Jurassic World: Fallen Kingdom 
Originally written for Cinemaaxis.com
Refreshingly, the latest entry into the Jurassic Park franchise is a fantastic continuation to the arc established in Jurassic World, though not to everyone’s taste. The tone is set from the opening scene as a two-man crew scour the dark depths of the ocean for the skeleton of the previous engineered, hybrid creation. Compared to the original, and the last entry for that matter, this is a dark film.
Jurassic World: Fallen Kingdom poses an interesting ethical question, that Ian Malcolm (Jeff Goldblum) explains near the beginning of the film, regarding the survival of the dinosaurs that are still living on the island of Nublar. A dormant volcano has become active and the question is: should these animals be treated like any other endangered species? Should they be saved or left to die?
Claire (Bryce Dallas Howard) wants to preserve the creatures and intends to do everything in her power to save as many species as possible. This of course includes getting Owen (Chris Pratt) on board, however, once on the island their situation turns south quickly. Other forces also want to save the creatures, but with more much more malicious means in mind; their goals are somewhat reminiscent of Hoskin’s (Vincent D’Onofrio) plans in the previous film. But more… Extreme.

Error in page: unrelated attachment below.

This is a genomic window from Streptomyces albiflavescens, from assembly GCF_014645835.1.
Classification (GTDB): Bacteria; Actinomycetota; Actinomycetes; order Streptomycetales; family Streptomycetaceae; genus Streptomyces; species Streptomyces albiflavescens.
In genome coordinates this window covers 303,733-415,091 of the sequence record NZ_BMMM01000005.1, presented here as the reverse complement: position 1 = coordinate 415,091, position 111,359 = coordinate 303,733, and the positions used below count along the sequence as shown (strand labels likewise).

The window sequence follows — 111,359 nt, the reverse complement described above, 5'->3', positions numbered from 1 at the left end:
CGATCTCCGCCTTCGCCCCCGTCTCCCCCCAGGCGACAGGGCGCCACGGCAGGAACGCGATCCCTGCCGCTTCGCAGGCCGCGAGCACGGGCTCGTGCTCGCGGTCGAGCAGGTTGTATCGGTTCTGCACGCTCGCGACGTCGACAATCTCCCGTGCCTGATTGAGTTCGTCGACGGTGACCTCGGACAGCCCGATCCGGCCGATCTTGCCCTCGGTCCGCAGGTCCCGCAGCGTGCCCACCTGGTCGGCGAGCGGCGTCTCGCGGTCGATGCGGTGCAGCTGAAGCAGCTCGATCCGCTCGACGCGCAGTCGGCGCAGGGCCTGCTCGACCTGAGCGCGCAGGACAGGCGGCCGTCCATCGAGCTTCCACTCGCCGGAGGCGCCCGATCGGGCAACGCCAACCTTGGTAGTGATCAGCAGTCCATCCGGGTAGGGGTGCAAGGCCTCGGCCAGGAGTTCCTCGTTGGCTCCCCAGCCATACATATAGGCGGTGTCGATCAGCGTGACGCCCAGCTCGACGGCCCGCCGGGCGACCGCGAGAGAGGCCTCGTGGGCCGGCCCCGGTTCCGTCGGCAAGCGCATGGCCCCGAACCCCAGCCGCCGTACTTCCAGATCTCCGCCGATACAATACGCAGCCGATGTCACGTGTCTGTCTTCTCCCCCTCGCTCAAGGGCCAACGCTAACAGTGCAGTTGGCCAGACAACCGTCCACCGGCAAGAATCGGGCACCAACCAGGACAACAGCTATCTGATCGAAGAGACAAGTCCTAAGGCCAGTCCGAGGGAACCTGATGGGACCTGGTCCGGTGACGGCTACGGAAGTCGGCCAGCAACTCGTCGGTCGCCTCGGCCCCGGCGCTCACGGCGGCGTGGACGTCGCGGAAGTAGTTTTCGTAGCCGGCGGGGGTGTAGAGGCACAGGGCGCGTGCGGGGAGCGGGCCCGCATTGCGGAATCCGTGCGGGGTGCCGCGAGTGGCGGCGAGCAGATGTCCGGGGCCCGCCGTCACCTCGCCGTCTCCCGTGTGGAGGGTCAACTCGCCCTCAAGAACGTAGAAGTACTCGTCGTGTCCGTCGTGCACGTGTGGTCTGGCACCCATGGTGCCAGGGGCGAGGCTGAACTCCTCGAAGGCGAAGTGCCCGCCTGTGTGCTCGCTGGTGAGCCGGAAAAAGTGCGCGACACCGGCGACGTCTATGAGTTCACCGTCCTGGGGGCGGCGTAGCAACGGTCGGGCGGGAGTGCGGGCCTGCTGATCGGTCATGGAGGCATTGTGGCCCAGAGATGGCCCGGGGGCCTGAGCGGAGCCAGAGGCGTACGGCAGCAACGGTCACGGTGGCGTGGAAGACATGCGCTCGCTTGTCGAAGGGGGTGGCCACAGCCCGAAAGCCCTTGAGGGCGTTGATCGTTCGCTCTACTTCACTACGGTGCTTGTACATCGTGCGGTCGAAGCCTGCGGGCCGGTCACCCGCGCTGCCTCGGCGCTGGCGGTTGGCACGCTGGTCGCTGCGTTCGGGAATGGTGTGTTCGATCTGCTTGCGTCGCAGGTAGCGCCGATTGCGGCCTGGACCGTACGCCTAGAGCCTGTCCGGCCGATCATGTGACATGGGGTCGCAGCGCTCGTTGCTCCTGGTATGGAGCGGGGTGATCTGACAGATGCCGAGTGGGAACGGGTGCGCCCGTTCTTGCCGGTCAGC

The screenplay is extremely well written and lends an unpredictable experience throughout. Despite the main theme of wanting to save the dinosaurs, there is certainly no lack of action especially the last act. There are many scenes of beast versus beast, and beast turning on man, that are exciting, creatively staged and produced with some of the most believable CGI effects I have ever seen. Of course, Fallen World requires much suspension of belief to get maximum enjoyment out of the logic the plot somewhat lacks.
Surprisingly, there are many emotional scenes in the second and third acts that don’t feel overly-sentimental, related to how these characters care about the dinosaurs and treat them like any other animal.
Chris Pratt turns in his most polished performance, balancing the comedy and action well, though the comedy isn’t always smooth. Jeff Goldblum makes a return to the franchise but is underutilised, especially considering he was easily the most memorable character from the original. Bryce Dallas Howard’s Claire and every other character we meet are for the most part memorable and varied.
The darkest, and perhaps the most memorable film of the Jurassic Park canon, Jurassic World: Fallen Kingdom is a film where you sit back and enjoy a Dino-filled experience while suspending all logic. Plus, it is all worth it for the last act alone. A fun ride with amazing special effects.